What do you want out of your book club? Do you want a serious book discussion with pre-planned questions and no chitchat? Do you prefer a more relaxed discussion, with time for book talk and neighborhood gossip? This decision will probably help determine the answer to the next question.
Where Do You Want to Meet?
If you want to stick to a more serious book discussion, I would suggest meeting with your group at a library-the setting is quiet, you won’t be too distracted, and most libraries have conference rooms available to use for things like this. If you want a relaxed book club, you can get away with a few different locations. Having different people host in their homes each month seems to be the most popular choice, and that’s what our book club is doing. We all bring food and drinks, hang out for a bit, then talk about the book. No planned discussion, unless there’s something specific someone wants to talk about. If you want something even easier, you could meet at a restaurant each month, a coffee shop, a dessert bar, really anywhere with enough seating for your group. (Can you tell that food is a must for me at these events?) You should also decide how often you want to meet, and try to pre-plan meeting dates a couple of months in advance.
How to Pick the Books
This can be tricky. We all want everyone to like the book, but that just doesn’t always happen. My favorite way to choose a book each month is to have whoever is hosting that month pick. (If you’re meeting in a public place, just have people volunteer to choose a book each month.) I like this because it’s a great way to be introduced to books you might not usually go for. In our group, several people were afraid that they wouldn’t like Ove, but they ended up loving the book! (Who wouldn’t?!) You could also theme your book club, or change the theme each year. Best sellers, classics, Modern Mrs. Darcy book club or summer reading picks. The sky is really the limit here.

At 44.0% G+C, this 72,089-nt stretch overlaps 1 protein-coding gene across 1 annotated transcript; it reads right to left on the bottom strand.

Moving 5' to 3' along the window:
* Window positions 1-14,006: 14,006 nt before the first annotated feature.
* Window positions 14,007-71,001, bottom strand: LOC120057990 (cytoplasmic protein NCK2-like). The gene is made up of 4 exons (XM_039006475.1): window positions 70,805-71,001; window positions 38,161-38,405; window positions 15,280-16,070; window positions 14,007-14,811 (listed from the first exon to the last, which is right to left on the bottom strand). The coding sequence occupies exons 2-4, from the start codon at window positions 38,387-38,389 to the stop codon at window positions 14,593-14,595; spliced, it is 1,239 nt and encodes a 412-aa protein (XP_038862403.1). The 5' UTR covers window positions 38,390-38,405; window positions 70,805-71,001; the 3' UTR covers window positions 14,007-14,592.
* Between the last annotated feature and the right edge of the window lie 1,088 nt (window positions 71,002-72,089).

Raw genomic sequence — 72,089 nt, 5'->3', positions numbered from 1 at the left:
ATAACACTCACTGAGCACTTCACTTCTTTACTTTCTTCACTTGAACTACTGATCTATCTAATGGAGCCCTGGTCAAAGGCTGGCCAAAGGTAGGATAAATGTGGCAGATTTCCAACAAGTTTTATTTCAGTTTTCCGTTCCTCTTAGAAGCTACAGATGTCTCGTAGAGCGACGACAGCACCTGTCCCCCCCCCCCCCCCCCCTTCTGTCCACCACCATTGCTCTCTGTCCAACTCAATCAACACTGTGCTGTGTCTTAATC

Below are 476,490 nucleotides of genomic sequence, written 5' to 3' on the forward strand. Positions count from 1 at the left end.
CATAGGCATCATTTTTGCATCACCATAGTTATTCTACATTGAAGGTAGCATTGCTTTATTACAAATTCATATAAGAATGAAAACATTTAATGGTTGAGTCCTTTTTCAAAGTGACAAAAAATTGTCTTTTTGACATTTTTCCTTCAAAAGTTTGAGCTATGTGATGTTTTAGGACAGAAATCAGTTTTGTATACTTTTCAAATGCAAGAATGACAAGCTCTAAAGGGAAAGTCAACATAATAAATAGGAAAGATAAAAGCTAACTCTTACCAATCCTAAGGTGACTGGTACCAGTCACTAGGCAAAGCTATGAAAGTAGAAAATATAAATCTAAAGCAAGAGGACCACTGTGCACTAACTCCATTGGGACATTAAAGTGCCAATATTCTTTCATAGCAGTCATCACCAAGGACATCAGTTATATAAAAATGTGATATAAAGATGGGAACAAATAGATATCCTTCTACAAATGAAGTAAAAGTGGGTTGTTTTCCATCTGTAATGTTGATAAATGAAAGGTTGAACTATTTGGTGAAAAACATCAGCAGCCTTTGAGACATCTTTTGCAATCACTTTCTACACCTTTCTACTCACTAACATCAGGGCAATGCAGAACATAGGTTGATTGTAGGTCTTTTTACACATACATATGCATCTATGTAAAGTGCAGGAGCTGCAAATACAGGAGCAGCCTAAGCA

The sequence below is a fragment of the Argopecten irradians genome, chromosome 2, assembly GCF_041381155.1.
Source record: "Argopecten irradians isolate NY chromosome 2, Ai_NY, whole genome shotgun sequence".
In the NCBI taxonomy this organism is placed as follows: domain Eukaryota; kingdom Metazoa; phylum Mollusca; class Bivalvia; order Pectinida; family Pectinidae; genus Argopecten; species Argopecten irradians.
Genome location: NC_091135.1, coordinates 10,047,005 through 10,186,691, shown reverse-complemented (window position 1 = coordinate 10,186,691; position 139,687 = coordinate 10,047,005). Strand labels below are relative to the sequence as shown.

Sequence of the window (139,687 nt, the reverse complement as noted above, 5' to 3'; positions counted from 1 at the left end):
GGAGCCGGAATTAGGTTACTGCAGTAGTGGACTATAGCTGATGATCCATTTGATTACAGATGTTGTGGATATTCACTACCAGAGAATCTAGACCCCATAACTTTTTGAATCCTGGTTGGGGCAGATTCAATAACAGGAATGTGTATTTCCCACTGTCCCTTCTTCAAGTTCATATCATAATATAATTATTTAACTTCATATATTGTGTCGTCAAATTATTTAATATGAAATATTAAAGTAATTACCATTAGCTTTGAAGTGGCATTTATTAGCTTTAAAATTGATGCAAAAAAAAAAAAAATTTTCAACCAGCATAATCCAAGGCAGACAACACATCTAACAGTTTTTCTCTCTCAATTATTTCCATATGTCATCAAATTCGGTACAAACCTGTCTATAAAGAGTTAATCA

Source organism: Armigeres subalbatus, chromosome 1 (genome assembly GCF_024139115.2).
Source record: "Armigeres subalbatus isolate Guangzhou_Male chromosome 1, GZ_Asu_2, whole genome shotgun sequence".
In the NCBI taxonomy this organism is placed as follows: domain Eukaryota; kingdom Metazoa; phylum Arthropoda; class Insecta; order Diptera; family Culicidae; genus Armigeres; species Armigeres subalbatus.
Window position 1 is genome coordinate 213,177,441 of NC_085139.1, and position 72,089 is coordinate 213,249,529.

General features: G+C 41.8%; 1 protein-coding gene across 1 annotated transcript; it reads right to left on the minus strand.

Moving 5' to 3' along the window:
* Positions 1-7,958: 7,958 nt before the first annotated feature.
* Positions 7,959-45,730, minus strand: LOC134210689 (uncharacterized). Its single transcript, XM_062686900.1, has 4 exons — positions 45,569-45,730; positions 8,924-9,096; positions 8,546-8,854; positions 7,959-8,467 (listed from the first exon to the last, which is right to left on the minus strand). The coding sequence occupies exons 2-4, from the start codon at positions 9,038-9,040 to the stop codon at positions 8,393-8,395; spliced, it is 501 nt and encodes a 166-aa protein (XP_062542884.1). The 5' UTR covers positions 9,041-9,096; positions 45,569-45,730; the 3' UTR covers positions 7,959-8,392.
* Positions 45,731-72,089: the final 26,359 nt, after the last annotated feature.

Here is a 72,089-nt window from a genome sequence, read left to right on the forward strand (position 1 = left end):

*A few people in my neighborhood book club wanted to host but didn’t want to pick a book, so they asked for suggestions. I made a list of books (some best sellers, some classics, some lesser-known books) and added it to our Facebook group. If someone doesn’t want to choose a book on their own, they can just pick one from the list! And anyone can add books to the list if they see something interesting, so the list of suggestions is always growing.
Serious or Relaxed, Keep It Organized!
I know, I know, organization. So tedious. But it’s really not! I use a simple spreadsheet in Excel to keep track of members, addresses, who’s hosting each month, which books we’ve picked, our list of book suggestions, and who RSVPs each month. Once you get it set up, it’s so quick and easy to update. Would you all be interested in a free download of this? Let me know!
I also created a private Facebook group for our book club, and I keep it updated with book selections, meeting dates, book suggestions, and a thread for extra discussion for each book. It’s a simple way to keep connected in between meetings.
Are you in a book club? Do you want your book club to be different? Let us know how your book club works and what suggestions you have for making book club even more fun!
If an in-person book club just isn’t an option because of time, location, or any other reason, consider joining the Instagram bookstagram community. (Bookstagram is just a fun name for all the wonderfully bookish accounts there. Mine is @texasgirlreads.) There are so many online book clubs that choose a book each month and discuss on Instagram in the comments. So easy!! (My favorite is @saltwaterreads! We’re reading Cocoa Beach for July’s selection.)[Top]
The last thing any lifetime reader wants to hear a kid say is, “Do I HAVE to read?” Because no, unless it’s for school, kids don’t technically HAVE to read. But we hope that they all WANT to read. Big difference.